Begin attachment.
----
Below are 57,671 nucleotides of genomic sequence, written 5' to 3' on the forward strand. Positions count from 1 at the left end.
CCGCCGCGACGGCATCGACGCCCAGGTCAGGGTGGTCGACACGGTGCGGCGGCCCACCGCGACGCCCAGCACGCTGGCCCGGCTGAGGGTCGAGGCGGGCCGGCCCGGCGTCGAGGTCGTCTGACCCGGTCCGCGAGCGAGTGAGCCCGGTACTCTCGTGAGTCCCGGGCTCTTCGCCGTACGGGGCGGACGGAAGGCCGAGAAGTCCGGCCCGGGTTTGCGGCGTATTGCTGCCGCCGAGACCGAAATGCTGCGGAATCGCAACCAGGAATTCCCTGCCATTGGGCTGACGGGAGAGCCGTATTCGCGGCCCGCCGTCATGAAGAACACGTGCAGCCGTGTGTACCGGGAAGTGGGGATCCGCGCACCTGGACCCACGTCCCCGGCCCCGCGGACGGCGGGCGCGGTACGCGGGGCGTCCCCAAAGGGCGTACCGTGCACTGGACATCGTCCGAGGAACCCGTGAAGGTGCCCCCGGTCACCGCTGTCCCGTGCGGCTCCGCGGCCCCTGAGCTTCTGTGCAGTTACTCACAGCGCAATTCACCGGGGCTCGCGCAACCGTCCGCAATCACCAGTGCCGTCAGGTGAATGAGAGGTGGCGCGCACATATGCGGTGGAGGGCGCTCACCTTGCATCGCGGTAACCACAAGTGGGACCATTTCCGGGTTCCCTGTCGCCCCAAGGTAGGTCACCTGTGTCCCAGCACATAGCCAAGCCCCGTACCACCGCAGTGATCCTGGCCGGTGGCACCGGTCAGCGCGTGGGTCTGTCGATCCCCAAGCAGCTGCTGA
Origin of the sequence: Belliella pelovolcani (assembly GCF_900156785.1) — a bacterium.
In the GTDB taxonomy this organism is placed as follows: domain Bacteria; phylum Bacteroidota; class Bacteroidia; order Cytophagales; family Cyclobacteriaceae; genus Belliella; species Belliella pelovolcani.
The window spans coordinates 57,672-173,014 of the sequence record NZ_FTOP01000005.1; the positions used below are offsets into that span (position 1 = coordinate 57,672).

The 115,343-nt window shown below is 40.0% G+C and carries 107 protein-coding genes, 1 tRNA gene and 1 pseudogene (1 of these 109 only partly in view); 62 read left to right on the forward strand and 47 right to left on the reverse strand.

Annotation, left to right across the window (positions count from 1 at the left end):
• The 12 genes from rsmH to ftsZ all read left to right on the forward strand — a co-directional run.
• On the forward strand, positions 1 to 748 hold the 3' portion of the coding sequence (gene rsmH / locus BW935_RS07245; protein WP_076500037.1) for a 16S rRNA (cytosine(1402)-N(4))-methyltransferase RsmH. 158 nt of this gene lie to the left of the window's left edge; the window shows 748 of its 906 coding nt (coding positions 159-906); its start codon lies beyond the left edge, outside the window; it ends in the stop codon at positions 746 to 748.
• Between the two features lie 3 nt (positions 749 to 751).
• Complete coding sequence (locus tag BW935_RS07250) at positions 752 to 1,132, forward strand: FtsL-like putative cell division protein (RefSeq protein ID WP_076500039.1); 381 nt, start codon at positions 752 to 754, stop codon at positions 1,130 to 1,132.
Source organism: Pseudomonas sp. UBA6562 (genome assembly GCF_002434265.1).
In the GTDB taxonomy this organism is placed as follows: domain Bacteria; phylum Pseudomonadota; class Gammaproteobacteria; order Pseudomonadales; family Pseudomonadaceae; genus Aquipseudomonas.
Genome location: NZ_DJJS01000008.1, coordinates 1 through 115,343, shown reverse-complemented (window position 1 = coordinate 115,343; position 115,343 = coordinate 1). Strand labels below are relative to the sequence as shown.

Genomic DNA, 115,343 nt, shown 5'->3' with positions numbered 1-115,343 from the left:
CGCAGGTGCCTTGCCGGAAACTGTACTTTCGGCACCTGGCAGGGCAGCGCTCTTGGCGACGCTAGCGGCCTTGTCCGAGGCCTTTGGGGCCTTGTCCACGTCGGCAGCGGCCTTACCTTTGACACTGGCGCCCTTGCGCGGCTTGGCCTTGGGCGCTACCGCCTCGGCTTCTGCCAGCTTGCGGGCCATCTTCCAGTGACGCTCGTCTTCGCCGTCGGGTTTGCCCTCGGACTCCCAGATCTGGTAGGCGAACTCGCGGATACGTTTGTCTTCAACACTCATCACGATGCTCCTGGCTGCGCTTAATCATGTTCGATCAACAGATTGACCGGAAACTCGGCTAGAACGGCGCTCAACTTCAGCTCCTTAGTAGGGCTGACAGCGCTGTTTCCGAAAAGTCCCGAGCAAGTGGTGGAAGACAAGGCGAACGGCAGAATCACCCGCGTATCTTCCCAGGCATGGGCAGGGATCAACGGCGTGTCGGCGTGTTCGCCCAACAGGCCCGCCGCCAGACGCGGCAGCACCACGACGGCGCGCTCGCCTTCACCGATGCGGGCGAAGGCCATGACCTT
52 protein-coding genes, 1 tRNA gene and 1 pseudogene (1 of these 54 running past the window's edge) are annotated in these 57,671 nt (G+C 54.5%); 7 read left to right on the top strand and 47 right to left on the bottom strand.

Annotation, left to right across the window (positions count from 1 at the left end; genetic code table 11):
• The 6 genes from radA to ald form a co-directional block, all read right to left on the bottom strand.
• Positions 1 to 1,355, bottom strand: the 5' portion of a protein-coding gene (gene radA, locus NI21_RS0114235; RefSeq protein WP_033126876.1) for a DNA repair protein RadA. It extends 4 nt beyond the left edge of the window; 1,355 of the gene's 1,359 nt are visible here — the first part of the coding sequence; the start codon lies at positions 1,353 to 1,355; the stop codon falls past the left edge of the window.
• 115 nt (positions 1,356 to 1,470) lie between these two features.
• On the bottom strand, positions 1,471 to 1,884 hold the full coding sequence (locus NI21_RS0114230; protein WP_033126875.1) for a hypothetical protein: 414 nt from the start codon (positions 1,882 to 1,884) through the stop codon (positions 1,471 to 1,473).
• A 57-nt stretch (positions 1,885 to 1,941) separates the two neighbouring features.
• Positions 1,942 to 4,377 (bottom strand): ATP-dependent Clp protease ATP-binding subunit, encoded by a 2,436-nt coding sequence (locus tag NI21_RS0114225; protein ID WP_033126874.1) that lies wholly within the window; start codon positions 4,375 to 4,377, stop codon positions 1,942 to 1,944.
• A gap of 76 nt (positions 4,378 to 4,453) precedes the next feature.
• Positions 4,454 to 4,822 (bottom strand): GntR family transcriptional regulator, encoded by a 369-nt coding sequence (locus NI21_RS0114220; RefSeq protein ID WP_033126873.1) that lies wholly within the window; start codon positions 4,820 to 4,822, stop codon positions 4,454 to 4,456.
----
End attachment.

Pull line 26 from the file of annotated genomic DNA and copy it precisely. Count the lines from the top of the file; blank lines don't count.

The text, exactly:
• Positions 4,454 to 4,822 (bottom strand): GntR family transcriptional regulator, encoded by a 369-nt coding sequence (locus NI21_RS0114220; RefSeq protein ID WP_033126873.1) that lies wholly within the window; start codon positions 4,820 to 4,822, stop codon positions 4,454 to 4,456.